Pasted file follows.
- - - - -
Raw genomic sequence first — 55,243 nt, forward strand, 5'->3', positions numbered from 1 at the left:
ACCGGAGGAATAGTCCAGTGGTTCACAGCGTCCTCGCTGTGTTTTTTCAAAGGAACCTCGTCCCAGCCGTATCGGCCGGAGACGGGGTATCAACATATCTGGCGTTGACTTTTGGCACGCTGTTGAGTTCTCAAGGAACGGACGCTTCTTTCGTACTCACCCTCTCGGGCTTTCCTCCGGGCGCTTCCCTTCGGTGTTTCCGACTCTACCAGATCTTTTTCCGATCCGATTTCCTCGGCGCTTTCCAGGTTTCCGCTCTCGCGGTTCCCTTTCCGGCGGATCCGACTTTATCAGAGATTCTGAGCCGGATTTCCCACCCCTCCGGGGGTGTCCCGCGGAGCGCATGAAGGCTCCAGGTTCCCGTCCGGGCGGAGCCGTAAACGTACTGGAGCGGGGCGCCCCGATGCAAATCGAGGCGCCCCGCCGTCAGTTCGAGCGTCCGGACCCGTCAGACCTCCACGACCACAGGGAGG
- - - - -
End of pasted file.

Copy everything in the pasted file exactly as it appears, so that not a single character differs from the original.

Raw genomic sequence first — 55,243 nt, forward strand, 5'->3', positions numbered from 1 at the left:
ACCGGAGGAATAGTCCAGTGGTTCACAGCGTCCTCGCTGTGTTTTTTCAAAGGAACCTCGTCCCAGCCGTATCGGCCGGAGACGGGGTATCAACATATCTGGCGTTGACTTTTGGCACGCTGTTGAGTTCTCAAGGAACGGACGCTTCTTTCGTACTCACCCTCTCGGGCTTTCCTCCGGGCGCTTCCCTTCGGTGTTTCCGACTCTACCAGATCTTTTTCCGATCCGATTTCCTCGGCGCTTTCCAGGTTTCCGCTCTCGCGGTTCCCTTTCCGGCGGATCCGACTTTATCAGAGATTCTGAGCCGGATTTCCCACCCCTCCGGGGGTGTCCCGCGGAGCGCATGAAGGCTCCAGGTTCCCGTCCGGGCGGAGCCGTAAACGTACTGGAGCGGGGCGCCCCGATGCAAATCGAGGCGCCCCGCCGTCAGTTCGAGCGTCCGGACCCGTCAGACCTCCACGACCACAGGGAGG